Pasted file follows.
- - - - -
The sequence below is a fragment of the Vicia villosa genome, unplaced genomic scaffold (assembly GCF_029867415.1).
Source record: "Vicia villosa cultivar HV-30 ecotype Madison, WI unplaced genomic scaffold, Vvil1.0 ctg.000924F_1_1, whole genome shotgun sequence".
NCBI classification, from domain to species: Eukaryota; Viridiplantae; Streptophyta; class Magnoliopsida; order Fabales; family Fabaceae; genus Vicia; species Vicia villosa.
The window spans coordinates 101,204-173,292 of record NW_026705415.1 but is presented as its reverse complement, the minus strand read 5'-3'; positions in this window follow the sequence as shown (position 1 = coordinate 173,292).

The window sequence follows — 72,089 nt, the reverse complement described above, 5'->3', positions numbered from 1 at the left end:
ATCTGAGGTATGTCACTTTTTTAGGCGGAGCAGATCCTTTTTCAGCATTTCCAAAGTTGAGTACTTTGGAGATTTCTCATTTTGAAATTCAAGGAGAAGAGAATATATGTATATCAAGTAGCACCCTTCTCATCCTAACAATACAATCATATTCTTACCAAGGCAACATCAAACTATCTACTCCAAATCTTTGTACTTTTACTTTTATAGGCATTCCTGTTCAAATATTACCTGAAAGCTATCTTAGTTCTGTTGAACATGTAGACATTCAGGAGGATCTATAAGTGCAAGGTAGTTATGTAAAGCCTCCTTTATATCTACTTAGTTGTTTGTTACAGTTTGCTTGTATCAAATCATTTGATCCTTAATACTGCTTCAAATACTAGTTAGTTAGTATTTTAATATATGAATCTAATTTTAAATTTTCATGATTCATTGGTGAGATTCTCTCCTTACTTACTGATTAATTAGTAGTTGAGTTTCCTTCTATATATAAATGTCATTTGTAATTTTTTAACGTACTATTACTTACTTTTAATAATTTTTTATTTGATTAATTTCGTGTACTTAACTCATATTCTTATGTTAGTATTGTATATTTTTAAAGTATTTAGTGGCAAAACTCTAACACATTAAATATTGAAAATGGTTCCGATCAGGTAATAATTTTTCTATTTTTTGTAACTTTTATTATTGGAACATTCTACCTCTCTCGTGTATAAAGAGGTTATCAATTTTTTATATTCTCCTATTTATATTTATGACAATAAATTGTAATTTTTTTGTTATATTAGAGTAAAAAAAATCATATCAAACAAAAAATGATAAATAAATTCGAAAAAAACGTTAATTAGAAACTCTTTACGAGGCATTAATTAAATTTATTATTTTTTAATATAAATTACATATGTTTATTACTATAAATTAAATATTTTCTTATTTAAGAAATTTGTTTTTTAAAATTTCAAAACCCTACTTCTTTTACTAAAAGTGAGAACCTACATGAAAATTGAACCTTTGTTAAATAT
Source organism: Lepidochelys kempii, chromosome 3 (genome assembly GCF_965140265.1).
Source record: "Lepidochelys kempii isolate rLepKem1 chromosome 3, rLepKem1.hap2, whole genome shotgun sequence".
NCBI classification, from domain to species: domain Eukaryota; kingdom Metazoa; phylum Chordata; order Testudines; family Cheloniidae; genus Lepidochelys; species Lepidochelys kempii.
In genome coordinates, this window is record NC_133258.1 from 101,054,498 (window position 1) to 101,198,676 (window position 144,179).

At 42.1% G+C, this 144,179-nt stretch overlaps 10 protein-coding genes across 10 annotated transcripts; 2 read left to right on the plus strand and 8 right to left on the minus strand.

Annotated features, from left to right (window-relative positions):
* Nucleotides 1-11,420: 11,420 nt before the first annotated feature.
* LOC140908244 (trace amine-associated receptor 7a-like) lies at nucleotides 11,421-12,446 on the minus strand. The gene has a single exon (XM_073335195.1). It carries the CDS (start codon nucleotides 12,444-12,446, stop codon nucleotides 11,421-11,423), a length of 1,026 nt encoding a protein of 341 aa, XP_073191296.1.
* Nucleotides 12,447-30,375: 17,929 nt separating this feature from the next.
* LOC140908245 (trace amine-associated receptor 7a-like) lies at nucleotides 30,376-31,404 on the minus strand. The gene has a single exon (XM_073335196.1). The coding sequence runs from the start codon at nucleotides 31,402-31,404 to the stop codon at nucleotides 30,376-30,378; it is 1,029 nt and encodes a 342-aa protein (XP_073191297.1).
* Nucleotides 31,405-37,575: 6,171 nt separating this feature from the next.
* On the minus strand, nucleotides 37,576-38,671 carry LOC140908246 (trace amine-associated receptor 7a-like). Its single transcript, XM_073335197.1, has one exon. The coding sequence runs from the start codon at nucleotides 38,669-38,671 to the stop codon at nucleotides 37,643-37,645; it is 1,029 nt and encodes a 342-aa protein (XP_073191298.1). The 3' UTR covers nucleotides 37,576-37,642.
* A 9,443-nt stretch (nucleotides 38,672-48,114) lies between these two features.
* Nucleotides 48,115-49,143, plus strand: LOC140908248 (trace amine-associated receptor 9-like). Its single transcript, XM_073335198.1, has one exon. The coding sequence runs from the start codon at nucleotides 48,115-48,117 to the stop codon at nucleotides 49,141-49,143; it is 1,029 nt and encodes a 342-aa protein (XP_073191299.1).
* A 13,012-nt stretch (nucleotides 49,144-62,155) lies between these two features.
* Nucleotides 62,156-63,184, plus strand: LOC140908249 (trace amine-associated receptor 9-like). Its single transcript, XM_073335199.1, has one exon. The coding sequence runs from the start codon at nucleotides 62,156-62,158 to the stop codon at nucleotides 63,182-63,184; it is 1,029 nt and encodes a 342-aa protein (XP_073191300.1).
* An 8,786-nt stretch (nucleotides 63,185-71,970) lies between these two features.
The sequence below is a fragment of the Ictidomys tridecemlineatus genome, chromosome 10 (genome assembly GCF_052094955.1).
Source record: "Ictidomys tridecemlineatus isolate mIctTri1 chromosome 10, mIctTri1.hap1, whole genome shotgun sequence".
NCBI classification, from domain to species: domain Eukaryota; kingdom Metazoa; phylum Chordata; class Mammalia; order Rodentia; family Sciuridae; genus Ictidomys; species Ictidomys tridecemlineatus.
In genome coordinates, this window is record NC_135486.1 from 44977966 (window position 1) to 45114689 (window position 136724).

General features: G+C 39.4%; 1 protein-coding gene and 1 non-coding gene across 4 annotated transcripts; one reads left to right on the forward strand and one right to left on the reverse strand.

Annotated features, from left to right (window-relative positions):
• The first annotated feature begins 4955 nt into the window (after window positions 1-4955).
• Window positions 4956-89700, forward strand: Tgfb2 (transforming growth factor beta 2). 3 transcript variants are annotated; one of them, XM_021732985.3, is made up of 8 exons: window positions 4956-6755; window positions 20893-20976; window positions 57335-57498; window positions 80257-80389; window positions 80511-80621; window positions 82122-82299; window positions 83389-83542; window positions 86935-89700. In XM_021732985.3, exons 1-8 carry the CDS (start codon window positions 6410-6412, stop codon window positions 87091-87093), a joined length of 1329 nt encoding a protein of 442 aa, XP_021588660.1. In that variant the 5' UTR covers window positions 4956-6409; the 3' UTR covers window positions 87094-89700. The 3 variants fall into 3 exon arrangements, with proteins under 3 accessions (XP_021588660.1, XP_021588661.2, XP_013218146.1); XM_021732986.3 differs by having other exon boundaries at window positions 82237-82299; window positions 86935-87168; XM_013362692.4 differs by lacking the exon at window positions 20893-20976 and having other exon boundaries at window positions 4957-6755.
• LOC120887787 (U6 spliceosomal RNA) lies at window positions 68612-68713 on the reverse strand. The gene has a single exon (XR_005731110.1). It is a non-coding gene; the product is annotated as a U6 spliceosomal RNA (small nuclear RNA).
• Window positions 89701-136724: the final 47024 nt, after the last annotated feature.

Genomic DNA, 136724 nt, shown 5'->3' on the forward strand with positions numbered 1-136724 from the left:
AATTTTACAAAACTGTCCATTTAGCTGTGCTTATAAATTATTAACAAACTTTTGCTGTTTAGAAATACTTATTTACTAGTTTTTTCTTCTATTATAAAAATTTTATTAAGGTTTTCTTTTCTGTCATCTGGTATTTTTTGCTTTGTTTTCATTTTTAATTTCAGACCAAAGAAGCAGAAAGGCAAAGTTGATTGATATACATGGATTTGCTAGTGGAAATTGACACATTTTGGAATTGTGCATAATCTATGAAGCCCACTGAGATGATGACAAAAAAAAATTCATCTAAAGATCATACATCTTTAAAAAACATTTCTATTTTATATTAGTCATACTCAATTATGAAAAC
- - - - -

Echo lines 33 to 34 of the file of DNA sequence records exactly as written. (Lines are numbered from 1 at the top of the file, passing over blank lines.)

• Window positions 89701-136724: the final 47024 nt, after the last annotated feature.

Genomic DNA, 136724 nt, shown 5'->3' on the forward strand with positions numbered 1-136724 from the left: